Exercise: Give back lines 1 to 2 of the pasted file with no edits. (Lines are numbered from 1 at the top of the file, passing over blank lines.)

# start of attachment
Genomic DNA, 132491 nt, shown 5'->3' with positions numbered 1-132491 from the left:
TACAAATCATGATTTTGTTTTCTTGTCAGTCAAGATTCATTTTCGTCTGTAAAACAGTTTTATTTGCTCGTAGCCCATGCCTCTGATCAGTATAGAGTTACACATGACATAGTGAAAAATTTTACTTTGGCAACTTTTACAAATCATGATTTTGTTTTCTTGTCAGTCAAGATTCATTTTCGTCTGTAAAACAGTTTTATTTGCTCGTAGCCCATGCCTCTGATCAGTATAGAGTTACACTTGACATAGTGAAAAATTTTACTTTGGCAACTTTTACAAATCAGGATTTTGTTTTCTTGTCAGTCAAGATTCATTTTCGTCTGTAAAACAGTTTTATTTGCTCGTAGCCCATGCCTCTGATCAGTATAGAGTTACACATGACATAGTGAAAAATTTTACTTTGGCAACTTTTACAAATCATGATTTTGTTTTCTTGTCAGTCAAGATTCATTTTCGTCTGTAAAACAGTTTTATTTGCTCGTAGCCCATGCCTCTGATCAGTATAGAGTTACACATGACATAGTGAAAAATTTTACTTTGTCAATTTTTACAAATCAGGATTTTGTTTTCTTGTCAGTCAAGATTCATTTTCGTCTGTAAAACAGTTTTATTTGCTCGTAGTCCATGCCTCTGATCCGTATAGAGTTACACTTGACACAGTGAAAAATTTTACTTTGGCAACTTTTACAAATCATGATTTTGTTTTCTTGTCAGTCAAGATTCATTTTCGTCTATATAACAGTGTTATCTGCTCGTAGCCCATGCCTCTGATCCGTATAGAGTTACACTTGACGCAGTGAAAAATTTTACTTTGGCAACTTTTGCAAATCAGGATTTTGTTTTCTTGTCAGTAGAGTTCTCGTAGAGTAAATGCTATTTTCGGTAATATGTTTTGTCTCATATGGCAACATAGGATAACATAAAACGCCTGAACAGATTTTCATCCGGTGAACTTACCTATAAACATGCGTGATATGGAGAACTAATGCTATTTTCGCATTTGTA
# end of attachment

Genomic DNA, 132491 nt, shown 5'->3' with positions numbered 1-132491 from the left:
TACAAATCATGATTTTGTTTTCTTGTCAGTCAAGATTCATTTTCGTCTGTAAAACAGTTTTATTTGCTCGTAGCCCATGCCTCTGATCAGTATAGAGTTACACATGACATAGTGAAAAATTTTACTTTGGCAACTTTTACAAATCATGATTTTGTTTTCTTGTCAGTCAAGATTCATTTTCGTCTGTAAAACAGTTTTATTTGCTCGTAGCCCATGCCTCTGATCAGTATAGAGTTACACTTGACATAGTGAAAAATTTTACTTTGGCAACTTTTACAAATCAGGATTTTGTTTTCTTGTCAGTCAAGATTCATTTTCGTCTGTAAAACAGTTTTATTTGCTCGTAGCCCATGCCTCTGATCAGTATAGAGTTACACATGACATAGTGAAAAATTTTACTTTGGCAACTTTTACAAATCATGATTTTGTTTTCTTGTCAGTCAAGATTCATTTTCGTCTGTAAAACAGTTTTATTTGCTCGTAGCCCATGCCTCTGATCAGTATAGAGTTACACATGACATAGTGAAAAATTTTACTTTGTCAATTTTTACAAATCAGGATTTTGTTTTCTTGTCAGTCAAGATTCATTTTCGTCTGTAAAACAGTTTTATTTGCTCGTAGTCCATGCCTCTGATCCGTATAGAGTTACACTTGACACAGTGAAAAATTTTACTTTGGCAACTTTTACAAATCATGATTTTGTTTTCTTGTCAGTCAAGATTCATTTTCGTCTATATAACAGTGTTATCTGCTCGTAGCCCATGCCTCTGATCCGTATAGAGTTACACTTGACGCAGTGAAAAATTTTACTTTGGCAACTTTTGCAAATCAGGATTTTGTTTTCTTGTCAGTAGAGTTCTCGTAGAGTAAATGCTATTTTCGGTAATATGTTTTGTCTCATATGGCAACATAGGATAACATAAAACGCCTGAACAGATTTTCATCCGGTGAACTTACCTATAAACATGCGTGATATGGAGAACTAATGCTATTTTCGCATTTGTA